All Panasonic bread makers come with an easy to follow recipe book, from which you can make many types of bread, including gluten-free. You will need strong white flour if you are baking a white loaf - make sure it is not too old as this can be critical; I usually purchase mine from Spar. You will also need very small quantities of salt and sugar, fresh or powdered milk (I use powdered) and two tablespoons of margarine, oil or butter (I use olive oil). You will also need about 350ml of tepid water. Do watch the water temperature, particularly in hot weather. If it is too hot or too cold you may find that the bread will not rise; warm to the touch is fine.

The magic ingredient is yeast, of course. It is not that easy to find dried yeast sachets in the Canary Islands, although the groceries section of the El Corte Ingles store usually stocks it. I find it is better to ask a family member or friend to bring some packets when they visit from the UK, or to post them. Remember to keep this in a cool place.
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Flour and Water

I have received several requests from readers asking about the flour that I use. I buy strong white flour, usually from my local Spar, which is less that 50 cents a bag. The secret is to only purchase flour that is fresh and has a long sell by date. Sometimes, flour from other supermarkets that I have tried is old stock and gives poor results.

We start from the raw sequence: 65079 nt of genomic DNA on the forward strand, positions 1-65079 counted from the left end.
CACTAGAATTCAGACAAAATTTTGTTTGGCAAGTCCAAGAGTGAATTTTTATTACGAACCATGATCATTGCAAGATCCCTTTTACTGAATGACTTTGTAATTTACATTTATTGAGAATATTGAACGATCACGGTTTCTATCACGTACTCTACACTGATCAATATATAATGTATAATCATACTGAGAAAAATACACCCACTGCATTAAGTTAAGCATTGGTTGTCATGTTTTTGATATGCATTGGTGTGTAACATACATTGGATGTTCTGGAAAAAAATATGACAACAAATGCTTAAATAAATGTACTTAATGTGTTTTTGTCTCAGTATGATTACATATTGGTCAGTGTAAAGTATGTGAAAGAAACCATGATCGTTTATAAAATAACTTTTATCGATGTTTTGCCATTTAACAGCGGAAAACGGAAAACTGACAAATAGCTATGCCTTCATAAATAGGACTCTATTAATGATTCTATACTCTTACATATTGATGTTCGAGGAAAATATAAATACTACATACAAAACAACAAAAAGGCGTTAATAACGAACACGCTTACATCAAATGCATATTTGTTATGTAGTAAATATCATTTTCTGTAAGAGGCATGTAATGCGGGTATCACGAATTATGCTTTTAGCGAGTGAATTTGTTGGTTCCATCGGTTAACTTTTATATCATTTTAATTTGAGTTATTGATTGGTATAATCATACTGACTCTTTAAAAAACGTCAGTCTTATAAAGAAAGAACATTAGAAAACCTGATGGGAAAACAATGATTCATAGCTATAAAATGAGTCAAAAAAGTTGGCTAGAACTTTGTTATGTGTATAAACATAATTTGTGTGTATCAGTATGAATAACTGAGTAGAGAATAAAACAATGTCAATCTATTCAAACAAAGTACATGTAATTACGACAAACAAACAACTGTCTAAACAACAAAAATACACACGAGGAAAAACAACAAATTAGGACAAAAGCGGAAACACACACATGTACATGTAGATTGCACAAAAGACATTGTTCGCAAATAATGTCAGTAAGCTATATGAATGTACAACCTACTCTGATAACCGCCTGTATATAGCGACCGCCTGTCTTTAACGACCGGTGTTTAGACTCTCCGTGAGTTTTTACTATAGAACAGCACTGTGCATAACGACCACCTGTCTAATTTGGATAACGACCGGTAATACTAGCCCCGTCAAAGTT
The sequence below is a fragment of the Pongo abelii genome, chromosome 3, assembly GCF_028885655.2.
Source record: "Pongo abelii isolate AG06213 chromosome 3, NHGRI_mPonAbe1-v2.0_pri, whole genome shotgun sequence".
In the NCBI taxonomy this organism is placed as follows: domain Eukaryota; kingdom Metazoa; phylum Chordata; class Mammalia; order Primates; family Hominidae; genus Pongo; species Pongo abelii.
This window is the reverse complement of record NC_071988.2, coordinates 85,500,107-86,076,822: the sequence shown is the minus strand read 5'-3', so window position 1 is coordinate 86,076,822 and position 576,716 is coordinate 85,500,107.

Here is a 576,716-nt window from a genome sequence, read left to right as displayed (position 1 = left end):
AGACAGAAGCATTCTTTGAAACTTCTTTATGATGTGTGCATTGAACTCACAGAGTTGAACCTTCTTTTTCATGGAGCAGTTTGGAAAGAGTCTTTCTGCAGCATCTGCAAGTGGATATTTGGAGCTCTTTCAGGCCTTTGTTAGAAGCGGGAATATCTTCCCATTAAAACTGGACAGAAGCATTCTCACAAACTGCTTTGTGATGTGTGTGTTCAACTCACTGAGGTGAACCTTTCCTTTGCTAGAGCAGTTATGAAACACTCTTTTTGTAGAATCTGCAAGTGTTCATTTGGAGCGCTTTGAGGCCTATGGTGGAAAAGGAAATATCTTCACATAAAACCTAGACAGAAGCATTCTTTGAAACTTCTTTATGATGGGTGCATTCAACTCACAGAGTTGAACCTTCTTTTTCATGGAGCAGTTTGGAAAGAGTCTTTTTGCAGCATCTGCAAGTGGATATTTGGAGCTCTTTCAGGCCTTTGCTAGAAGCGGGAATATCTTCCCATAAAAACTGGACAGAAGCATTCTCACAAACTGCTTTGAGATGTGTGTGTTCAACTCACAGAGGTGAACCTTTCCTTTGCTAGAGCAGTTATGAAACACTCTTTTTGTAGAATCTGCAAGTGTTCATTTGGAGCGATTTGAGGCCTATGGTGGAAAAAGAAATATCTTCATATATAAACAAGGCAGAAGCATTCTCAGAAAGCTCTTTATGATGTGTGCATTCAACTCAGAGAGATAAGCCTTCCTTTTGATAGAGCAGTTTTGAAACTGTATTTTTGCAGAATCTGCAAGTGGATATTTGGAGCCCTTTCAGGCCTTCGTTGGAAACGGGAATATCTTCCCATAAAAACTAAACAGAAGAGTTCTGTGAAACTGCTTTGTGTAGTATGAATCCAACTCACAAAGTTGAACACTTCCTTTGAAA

Water temperature is also important when making bread. It is best to ensure that water is tepid and not straight out of the fridge!

Recipe for a Basic White Large Loaf


Several readers have asked for the recipe that I use for baking a white loaf. I have included this below, but please remember that it is for the Panasonic bread maker, although I am told that it will be fine to use in other bread makers. I use the measuring scoop that came with the unit, but have converted the quantities to teaspoons and tablespoons. It is just a basic white loaf, nothing fancy.

(Put into baking tin in this order)

Yeast - 1 teaspoonful
Strong/white flour - 500 grammes
Sugar - 1 tablespoon
Salt - 1 teaspoon
Milk powder - 2 tablespoons
Virgin Olive Oil - 2 tablespoons
Water (tepid) - 350 ml

Set the bread maker for a large loaf. It takes 4 hours to bake.

I have found that success depends upon the freshness of the flour and yeast, as well as the temperature of the water - especially in the Canary Islands!

If you enjoyed this article, take a look at Barrie’s websites: http://barriemahoney.com and http://thecanaryislander.com or read his latest book, ‘Footprints in the Sand’ (ISBN: 9780995602717). Available in paperback, as well as Kindle editions.